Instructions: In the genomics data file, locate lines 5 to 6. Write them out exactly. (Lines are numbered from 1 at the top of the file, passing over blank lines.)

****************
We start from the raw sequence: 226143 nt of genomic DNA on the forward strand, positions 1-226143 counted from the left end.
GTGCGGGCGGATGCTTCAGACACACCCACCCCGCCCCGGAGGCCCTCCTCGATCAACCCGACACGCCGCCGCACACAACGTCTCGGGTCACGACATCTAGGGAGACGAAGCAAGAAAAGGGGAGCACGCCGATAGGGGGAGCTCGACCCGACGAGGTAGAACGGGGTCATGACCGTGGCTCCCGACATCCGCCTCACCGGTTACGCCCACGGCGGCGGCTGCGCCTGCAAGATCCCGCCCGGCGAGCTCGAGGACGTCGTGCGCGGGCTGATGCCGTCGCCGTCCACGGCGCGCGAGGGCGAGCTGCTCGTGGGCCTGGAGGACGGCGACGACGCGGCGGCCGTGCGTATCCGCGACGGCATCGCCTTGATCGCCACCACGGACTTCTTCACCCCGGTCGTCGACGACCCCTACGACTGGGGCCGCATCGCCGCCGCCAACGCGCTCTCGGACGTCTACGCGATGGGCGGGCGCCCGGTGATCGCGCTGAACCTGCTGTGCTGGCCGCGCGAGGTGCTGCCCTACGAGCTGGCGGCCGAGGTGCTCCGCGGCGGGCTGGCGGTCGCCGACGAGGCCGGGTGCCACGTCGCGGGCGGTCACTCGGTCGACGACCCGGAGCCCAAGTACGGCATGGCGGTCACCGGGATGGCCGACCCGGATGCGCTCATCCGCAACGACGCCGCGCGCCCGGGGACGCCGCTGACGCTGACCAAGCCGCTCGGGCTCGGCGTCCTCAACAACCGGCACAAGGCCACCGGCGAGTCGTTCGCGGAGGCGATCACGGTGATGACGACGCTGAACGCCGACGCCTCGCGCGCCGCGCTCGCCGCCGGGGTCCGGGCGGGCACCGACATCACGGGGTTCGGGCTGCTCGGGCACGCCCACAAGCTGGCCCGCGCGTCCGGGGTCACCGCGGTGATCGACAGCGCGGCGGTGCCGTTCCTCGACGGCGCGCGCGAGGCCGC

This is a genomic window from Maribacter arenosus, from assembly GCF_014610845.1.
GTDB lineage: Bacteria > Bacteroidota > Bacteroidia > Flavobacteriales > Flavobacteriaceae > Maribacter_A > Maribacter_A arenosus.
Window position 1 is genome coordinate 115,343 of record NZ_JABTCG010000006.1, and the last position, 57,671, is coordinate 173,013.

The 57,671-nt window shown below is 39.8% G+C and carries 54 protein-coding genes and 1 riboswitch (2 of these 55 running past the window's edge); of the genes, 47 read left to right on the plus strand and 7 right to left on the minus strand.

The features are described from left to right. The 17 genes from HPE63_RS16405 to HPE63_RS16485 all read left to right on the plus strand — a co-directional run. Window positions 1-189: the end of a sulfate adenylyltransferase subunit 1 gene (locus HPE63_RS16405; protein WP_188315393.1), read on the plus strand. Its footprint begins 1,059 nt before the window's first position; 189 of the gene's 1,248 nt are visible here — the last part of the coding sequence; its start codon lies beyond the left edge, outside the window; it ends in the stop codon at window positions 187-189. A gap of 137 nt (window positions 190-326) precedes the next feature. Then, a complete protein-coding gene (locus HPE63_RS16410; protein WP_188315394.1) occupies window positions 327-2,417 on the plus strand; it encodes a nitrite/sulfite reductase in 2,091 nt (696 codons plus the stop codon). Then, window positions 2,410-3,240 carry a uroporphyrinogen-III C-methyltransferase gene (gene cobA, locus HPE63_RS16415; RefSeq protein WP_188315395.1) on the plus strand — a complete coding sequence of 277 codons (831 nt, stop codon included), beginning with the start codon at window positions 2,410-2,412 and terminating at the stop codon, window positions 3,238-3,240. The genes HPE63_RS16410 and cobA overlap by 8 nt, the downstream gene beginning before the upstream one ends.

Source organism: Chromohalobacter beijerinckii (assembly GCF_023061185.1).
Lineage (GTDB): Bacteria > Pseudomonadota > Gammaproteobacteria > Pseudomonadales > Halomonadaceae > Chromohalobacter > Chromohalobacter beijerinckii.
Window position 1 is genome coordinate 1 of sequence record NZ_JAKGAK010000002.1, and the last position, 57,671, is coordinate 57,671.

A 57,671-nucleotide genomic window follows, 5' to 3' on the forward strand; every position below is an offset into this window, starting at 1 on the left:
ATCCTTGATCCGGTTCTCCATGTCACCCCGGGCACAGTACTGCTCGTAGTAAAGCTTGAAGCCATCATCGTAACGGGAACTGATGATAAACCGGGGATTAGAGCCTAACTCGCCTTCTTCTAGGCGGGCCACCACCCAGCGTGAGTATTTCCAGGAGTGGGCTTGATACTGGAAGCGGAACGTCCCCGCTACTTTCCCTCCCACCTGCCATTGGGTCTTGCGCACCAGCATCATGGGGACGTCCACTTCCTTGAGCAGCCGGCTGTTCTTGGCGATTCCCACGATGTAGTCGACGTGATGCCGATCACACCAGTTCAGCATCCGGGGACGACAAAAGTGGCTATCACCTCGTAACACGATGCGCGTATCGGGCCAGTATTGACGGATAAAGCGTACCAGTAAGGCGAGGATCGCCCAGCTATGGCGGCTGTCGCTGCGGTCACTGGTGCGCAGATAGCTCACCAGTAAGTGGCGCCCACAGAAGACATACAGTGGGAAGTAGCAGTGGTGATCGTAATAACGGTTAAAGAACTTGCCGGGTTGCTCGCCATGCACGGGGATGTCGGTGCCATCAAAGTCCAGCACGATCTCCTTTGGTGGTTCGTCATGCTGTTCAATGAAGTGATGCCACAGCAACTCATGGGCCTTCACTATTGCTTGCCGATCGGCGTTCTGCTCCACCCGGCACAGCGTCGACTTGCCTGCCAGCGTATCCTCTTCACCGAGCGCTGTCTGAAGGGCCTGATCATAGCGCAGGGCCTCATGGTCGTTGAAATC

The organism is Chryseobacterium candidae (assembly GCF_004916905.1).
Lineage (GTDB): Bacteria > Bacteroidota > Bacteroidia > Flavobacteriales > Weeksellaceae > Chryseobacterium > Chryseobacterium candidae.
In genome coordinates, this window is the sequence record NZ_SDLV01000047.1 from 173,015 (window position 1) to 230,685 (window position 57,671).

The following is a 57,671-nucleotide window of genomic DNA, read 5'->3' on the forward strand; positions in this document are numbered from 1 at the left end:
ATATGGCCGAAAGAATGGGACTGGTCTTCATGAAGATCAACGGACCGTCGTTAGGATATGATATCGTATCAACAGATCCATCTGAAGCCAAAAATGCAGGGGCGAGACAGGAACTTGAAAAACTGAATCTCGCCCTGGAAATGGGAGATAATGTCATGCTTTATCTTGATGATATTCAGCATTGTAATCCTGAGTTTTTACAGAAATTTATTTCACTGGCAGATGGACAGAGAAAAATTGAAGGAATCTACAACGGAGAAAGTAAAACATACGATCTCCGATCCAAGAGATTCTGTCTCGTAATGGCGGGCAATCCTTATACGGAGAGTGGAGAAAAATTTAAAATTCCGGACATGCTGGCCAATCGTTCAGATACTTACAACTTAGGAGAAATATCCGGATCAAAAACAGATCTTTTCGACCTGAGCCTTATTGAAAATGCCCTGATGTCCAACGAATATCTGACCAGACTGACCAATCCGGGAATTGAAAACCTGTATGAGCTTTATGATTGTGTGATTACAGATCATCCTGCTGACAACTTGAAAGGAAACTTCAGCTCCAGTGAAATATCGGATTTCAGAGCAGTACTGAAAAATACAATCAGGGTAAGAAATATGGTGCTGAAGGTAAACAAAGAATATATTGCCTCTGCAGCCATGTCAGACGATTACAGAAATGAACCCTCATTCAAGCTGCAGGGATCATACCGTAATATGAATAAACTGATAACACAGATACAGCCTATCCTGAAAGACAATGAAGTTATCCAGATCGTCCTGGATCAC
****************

Window position 1 is genome coordinate 115,343 of record NZ_JABTCG010000006.1, and the last position, 57,671, is coordinate 173,013.

The 57,671-nt window shown below is 39.8% G+C and carries 54 protein-coding genes and 1 riboswitch (2 of these 55 running past the window's edge); of the genes, 47 read left to right on the plus strand and 7 right to left on the minus strand.